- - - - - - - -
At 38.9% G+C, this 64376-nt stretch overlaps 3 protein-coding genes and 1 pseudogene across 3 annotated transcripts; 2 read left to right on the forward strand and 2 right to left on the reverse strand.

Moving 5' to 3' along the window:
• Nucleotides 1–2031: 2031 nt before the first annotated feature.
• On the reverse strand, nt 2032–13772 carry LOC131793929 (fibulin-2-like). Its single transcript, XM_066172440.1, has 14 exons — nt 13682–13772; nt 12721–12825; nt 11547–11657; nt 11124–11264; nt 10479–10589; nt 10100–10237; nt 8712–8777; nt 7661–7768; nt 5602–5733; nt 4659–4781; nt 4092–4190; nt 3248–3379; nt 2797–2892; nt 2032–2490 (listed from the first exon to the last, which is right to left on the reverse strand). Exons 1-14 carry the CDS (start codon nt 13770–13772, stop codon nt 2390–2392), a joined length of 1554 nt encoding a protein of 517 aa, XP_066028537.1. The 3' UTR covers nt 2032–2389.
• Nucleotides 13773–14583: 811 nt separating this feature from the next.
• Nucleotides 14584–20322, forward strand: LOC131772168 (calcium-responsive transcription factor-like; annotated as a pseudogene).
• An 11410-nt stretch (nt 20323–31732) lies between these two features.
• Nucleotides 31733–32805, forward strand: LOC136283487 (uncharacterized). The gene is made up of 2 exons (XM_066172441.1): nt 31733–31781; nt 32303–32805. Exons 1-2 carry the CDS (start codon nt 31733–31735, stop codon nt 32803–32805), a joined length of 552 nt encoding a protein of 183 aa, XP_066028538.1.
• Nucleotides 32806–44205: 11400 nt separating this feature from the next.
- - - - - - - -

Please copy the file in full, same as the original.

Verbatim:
At 38.9% G+C, this 64376-nt stretch overlaps 3 protein-coding genes and 1 pseudogene across 3 annotated transcripts; 2 read left to right on the forward strand and 2 right to left on the reverse strand.

Moving 5' to 3' along the window:
• Nucleotides 1–2031: 2031 nt before the first annotated feature.
• On the reverse strand, nt 2032–13772 carry LOC131793929 (fibulin-2-like). Its single transcript, XM_066172440.1, has 14 exons — nt 13682–13772; nt 12721–12825; nt 11547–11657; nt 11124–11264; nt 10479–10589; nt 10100–10237; nt 8712–8777; nt 7661–7768; nt 5602–5733; nt 4659–4781; nt 4092–4190; nt 3248–3379; nt 2797–2892; nt 2032–2490 (listed from the first exon to the last, which is right to left on the reverse strand). Exons 1-14 carry the CDS (start codon nt 13770–13772, stop codon nt 2390–2392), a joined length of 1554 nt encoding a protein of 517 aa, XP_066028537.1. The 3' UTR covers nt 2032–2389.
• Nucleotides 13773–14583: 811 nt separating this feature from the next.
• Nucleotides 14584–20322, forward strand: LOC131772168 (calcium-responsive transcription factor-like; annotated as a pseudogene).
• An 11410-nt stretch (nt 20323–31732) lies between these two features.
• Nucleotides 31733–32805, forward strand: LOC136283487 (uncharacterized). The gene is made up of 2 exons (XM_066172441.1): nt 31733–31781; nt 32303–32805. Exons 1-2 carry the CDS (start codon nt 31733–31735, stop codon nt 32803–32805), a joined length of 552 nt encoding a protein of 183 aa, XP_066028538.1.
• Nucleotides 32806–44205: 11400 nt separating this feature from the next.